Well, we’ve rung out the old and rung in the new, and most of the people I’ve spoken with said it should only have happened sooner. (Or as one clever poster put it, “2016 – Y U no gone?”)
For him and others personally, professionally and publicly, 2016 was an “annus horribilis,” to borrow Queen Elizabeth II’s description of 1992 (the Charles-Diana separation, the Windsor Castle fire, don’t ask).
Certainly, 2016 would give many a year a run for their infamous money. The Zika virus, the continuing Syrian and refugee crises, terrorism, a rash of deaths among the greats of sports (Muhammad Ali) and entertainment (Prince) punctuated by the one-two punch of that sublime mother-daughter act, Debbie Reynolds and Carrie Fisher: These would’ve been enough for any annus horribilis.
But what really made this past annus truly horribilis, I think, was the meanness that infected the geopolitical climate. From Brexit to the American election – with its lies, slanders and hacked emails – there was a sense that the world had become a smaller, less inclusive place, with everyone in it for himself.
This tended to overshadow 2016’s joys, including the Chicago Cubs’ improbable World Series win – although not for Cubs’ fans. And that may be the point. Look, it’s not that we can’t objectively measure the quality of each year. But context continues to drive perception. If you were Andy Murray or an Andy fan, 2016 was a great year (a second Olympic gold and Wimbledon title, the No. 1 ranking). If you were Novak Djokovic or a Nole fan, 2016 was a mediocre, even bad year, despite a first half that saw his French Open breakthrough as champ and that capitalized on his brilliant 2015 run. Perhaps a second-half sputter was inevitable. I myself, the eternal full-speed-ahead optimist, ran out of gas in the waning days of December after a year of travel and professional highs that included a contract for “The Penalty for Holding,” the second book in my series “The Games Men Play.”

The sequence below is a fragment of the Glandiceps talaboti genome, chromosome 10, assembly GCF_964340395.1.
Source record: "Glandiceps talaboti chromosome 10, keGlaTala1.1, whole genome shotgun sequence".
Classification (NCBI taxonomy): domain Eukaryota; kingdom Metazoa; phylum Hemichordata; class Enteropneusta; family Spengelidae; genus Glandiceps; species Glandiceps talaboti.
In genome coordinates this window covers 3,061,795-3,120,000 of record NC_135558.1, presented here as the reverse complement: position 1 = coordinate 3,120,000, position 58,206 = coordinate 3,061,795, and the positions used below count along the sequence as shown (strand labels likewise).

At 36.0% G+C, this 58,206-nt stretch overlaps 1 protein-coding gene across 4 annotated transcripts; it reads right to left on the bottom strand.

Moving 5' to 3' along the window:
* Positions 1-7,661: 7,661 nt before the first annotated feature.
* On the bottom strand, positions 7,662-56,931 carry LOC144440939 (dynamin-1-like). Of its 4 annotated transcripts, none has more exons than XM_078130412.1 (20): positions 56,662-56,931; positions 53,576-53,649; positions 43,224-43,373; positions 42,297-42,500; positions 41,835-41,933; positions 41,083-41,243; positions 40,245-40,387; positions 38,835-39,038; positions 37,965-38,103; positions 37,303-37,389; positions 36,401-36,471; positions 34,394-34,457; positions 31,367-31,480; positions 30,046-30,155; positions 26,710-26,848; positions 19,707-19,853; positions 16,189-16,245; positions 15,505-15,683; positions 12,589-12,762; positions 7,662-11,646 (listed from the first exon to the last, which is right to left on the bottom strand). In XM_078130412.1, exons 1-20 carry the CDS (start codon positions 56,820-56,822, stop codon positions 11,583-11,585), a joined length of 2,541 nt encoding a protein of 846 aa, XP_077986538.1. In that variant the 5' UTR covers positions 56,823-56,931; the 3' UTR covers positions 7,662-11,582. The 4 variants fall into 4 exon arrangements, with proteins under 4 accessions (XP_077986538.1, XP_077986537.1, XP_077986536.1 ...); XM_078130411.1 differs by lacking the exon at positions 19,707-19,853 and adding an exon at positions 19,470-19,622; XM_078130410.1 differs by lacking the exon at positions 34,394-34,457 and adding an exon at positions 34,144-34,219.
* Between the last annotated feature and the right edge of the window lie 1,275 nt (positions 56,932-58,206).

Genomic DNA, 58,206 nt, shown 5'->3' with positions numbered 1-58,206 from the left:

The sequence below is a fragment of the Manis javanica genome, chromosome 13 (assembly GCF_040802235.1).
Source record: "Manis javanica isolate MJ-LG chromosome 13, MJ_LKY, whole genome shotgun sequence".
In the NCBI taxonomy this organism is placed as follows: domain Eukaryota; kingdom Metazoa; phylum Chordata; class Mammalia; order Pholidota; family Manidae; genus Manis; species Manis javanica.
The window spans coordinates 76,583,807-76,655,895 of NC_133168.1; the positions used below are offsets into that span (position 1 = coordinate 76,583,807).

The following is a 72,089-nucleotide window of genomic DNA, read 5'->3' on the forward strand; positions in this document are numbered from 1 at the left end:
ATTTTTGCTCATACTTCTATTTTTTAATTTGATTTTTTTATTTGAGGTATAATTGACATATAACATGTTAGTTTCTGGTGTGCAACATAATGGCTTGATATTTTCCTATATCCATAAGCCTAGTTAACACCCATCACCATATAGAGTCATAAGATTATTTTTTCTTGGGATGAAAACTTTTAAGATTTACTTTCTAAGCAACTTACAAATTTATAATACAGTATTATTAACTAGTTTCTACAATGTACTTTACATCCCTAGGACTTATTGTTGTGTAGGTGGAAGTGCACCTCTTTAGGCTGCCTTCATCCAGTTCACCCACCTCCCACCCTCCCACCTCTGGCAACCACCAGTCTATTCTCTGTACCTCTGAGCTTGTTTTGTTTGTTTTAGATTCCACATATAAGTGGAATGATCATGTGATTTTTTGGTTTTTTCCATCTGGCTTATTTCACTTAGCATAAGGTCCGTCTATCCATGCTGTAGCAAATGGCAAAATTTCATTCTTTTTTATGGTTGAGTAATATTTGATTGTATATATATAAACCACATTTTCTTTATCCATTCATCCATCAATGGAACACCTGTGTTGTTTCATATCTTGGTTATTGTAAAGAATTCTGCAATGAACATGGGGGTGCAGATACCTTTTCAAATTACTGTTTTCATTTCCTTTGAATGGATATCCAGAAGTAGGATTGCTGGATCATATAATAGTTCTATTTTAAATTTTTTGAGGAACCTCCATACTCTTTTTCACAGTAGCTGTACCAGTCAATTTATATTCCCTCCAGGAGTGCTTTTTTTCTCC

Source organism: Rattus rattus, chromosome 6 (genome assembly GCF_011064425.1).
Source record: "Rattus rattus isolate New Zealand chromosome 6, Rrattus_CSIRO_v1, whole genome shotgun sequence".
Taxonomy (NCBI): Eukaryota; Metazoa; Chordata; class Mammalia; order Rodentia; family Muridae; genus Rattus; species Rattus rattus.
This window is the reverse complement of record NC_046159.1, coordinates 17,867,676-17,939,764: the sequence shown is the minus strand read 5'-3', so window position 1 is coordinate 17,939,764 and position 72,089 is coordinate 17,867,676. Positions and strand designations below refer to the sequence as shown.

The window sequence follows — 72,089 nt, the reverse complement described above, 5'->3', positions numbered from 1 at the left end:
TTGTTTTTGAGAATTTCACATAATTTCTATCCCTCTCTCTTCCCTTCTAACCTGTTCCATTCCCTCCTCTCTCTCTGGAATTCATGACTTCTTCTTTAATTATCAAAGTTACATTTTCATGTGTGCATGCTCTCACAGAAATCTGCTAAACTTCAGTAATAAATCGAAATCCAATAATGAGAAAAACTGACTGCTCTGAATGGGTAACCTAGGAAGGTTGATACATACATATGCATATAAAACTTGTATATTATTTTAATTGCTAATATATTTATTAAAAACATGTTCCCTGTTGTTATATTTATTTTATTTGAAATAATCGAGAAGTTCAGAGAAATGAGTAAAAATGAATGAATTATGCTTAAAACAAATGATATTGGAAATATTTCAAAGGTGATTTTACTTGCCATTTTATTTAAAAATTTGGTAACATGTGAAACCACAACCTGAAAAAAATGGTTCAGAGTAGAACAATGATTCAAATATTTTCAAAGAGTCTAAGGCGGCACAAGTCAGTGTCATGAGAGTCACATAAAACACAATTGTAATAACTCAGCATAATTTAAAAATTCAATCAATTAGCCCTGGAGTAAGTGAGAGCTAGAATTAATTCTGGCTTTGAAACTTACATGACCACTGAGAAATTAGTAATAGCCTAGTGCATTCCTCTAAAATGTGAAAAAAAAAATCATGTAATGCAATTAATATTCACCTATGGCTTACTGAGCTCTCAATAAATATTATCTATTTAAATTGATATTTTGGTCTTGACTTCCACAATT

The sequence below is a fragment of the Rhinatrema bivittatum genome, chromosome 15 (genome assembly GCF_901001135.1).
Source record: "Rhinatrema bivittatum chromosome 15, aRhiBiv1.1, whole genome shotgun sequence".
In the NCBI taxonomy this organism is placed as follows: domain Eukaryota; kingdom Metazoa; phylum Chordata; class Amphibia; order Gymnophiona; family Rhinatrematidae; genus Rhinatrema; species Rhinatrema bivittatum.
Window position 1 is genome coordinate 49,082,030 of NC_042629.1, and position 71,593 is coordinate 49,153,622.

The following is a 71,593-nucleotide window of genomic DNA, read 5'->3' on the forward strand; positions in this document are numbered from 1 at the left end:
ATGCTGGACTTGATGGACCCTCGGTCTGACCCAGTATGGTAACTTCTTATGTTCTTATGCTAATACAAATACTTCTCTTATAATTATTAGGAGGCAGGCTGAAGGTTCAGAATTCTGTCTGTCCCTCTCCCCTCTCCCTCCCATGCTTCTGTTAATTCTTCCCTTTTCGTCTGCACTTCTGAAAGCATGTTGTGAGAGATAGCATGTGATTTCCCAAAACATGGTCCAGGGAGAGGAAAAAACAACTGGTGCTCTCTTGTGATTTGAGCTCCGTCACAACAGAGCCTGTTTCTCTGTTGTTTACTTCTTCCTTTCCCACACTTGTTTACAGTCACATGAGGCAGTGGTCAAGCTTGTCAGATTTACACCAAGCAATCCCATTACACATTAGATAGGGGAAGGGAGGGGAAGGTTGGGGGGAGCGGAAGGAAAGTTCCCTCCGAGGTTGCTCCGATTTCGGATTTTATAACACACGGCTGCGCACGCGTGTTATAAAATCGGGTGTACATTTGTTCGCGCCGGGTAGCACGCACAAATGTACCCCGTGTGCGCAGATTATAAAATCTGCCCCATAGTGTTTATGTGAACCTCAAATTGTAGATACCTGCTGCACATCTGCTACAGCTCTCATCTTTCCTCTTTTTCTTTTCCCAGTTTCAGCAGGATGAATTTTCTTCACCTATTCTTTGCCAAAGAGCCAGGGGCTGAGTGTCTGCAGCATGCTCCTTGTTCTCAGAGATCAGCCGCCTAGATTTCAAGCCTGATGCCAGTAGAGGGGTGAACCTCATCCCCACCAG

There’s no peak without a valley. But then, there’s no valley without a peak. If context drives perception, perhaps perception can tweak context, too. The year 2016 had its rewards, and I’ll let you discover them here and here.
Who knows? We might be nostalgic for them come next January. The year 2017 may be better, worse or about the same. We don’t know, and, maybe, it’s just as well. All we can do is wish for ourselves and others health and happiness, peace and prosperity.
And then go out and find the courage and strength to achieve them in the coming days.